Study lead author Dr. Tyler Pelle, a postdoctoral researcher at Scripps, explained that accurate modeling was also crucial to warning the millions of people living in coastal areas.
“Knowing when and how much global sea levels will rise is critical to the welfare of coastal communities,” Dr. Pelle said.
“Millions of people live in low-lying coastal zones and we can’t adequately prepare our communities without accurate sea-level rise projections.”
Previous studies have suggested subglacial meltwater is a common feature of glaciers around the world, present under several other massive Antarctic glaciers including the huge Thwaites Glacier in West Antarctica – which is around 14 times the size of Great Britain, or the size of India.
When glacial meltwater flows out to sea, it is believed to accelerate the melting of the glacier’s ice shelf – a long, floating tongue of ice that extends out to the sea beyond the last part of the glacier still in contact with solid ground, known as the ‘grounding line’.
It speeds up ice shelf melting and glacial retreat, the researchers say, by causing ocean mixing that stirs in additional ocean heat within the cavity beneath a glacier’s floating ice shelf.
This enhanced melting then causes the upstream glacier to accelerate, driving rises in sea levels.
Dr. Greenbaum says the belief that subglacial discharge causes additional ice shelf melting is one widely accepted across the scientific community.
However, it has thus far been omitted from sea-level rise projections, as many scientists were unsure if the effect of the process was large enough to cause sea levels to rise.
Dr. Pelle says subglacial discharge first entered his radar in 2021, when he and his colleagues observed that East Antarctica’s Denman Glacier’s ice shelf was melting faster than expected, given local ocean temperatures.
Bizarrely, Denman’s neighbor Scott Glacier’s ice shelf was melting much slower, despite virtually identical ocean conditions.
To test whether glacial melting could reconcile the melt rates seen at the Denman and Scott ice shelves – as well as whether subglacial meltwater might accelerate sea-level rise – the research team combined models for three different environments: the ice sheet, the space between the ice sheet and bedrock, and the ocean.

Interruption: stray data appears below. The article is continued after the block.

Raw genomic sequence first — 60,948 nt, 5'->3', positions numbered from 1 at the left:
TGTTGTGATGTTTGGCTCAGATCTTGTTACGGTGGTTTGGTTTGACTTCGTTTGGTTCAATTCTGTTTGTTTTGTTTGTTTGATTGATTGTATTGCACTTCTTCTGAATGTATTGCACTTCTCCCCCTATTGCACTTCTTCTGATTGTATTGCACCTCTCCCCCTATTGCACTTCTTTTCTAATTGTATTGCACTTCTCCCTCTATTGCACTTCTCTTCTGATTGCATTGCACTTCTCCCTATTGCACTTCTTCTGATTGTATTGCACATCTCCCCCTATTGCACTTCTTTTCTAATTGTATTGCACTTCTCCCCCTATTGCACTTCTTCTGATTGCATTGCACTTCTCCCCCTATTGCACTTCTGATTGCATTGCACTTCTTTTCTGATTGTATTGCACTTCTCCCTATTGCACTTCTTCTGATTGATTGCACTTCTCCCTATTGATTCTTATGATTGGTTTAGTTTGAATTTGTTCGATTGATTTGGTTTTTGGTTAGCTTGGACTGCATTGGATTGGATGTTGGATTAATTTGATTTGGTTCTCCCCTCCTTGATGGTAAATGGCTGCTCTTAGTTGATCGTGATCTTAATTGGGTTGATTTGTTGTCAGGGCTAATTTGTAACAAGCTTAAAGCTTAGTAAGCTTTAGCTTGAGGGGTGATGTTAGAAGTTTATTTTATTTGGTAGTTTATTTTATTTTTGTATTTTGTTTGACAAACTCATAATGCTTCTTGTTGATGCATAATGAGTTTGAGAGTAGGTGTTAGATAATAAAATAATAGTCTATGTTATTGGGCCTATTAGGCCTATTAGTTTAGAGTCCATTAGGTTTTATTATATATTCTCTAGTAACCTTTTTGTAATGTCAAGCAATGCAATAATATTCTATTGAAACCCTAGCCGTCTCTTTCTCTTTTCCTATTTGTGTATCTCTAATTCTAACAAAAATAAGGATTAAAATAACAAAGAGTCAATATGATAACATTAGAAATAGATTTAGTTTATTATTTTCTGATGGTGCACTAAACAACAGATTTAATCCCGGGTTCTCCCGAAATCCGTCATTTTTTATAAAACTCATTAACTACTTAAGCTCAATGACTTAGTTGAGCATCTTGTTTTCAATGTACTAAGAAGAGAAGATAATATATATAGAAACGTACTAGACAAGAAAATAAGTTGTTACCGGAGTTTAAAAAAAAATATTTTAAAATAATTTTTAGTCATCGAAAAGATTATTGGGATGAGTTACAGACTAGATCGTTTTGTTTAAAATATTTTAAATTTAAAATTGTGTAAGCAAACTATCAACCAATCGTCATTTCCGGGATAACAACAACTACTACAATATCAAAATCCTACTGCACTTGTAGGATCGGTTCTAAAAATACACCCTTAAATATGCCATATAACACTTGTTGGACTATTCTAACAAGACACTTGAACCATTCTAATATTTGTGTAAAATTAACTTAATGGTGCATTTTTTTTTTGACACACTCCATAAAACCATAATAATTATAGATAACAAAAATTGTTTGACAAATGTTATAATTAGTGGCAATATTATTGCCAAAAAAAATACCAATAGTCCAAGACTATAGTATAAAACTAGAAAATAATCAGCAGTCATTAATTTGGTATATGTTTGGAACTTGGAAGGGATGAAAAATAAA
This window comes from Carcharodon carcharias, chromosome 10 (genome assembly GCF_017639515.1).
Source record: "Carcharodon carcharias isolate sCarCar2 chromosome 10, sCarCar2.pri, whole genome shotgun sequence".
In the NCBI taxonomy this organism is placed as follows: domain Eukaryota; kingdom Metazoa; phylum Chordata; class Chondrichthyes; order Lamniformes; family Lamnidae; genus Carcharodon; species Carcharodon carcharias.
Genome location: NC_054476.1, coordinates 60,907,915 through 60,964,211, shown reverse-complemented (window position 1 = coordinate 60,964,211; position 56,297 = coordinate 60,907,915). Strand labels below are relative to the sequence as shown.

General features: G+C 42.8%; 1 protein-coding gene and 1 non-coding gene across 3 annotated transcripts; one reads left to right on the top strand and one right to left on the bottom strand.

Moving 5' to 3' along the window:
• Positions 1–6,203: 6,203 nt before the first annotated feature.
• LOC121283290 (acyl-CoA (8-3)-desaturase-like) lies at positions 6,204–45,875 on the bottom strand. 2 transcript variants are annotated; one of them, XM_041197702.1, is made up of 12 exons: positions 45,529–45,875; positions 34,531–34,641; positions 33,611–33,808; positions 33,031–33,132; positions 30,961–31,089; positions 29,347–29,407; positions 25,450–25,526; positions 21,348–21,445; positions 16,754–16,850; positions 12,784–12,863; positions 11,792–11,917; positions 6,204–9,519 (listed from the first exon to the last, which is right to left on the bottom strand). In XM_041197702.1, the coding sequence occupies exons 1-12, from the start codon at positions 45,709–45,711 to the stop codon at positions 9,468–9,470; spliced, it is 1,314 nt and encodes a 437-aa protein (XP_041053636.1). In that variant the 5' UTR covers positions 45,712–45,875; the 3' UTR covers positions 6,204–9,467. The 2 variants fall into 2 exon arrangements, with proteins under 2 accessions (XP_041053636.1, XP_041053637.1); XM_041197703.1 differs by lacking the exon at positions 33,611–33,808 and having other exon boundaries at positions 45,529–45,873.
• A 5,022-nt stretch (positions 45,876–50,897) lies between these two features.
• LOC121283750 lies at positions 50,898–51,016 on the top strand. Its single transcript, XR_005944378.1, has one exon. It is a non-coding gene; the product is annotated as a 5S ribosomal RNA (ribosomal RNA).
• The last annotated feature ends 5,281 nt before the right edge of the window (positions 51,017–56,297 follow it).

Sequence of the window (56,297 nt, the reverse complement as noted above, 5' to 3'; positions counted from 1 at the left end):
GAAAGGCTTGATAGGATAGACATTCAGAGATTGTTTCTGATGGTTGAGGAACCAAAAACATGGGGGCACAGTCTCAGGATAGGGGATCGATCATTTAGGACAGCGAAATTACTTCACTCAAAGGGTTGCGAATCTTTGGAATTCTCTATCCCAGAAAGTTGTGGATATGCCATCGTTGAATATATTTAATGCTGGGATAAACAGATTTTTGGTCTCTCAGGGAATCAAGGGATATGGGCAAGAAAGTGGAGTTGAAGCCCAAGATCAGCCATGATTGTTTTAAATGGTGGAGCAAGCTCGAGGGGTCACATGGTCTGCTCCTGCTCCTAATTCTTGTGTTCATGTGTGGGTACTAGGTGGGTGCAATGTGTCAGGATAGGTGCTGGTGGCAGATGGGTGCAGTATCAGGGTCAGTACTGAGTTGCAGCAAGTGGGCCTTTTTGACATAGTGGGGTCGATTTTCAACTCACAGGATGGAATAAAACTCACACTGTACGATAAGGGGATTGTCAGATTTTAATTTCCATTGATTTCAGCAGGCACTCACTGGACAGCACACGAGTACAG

Once married, the researchers ran a series of projections up to the end of the 23rd Century using a NASA supercomputer.
The projections featured three main scenarios: a control that featured no additional ocean warming, a low emissions pathway (SSP1-2.6), and a high emissions pathway (SSP5-8.5).
For each scenario, the researchers created projections with and without the effect of present-day levels of glacial melting.
The model’s simulations revealed that adding in subglacial discharge reconciled the melt rates seen at Denman and Scott Glaciers.
As for why Scott Glacier was melting so much slower than Denman, Dr. Pelle explained “[The model showed] a strong subglacial discharge channel drained across the Denman Glacier grounding line, while a weaker discharge channel drained across the Scott Glacier grounding line.”
The strength of the discharge channel at Denman, he added, was behind its speedy melt.
For the control and low-emissions model runs, the contributions to sea-level rise were close to zero or even slightly negative with or without subglacial discharge at 2300.
However, in a high emissions scenario, the model found subglacial discharge increased the sea-level rise contribution of these glaciers from 19 millimeters (0.74 inches) to 22 millimeters (0.86 inches) in 2300.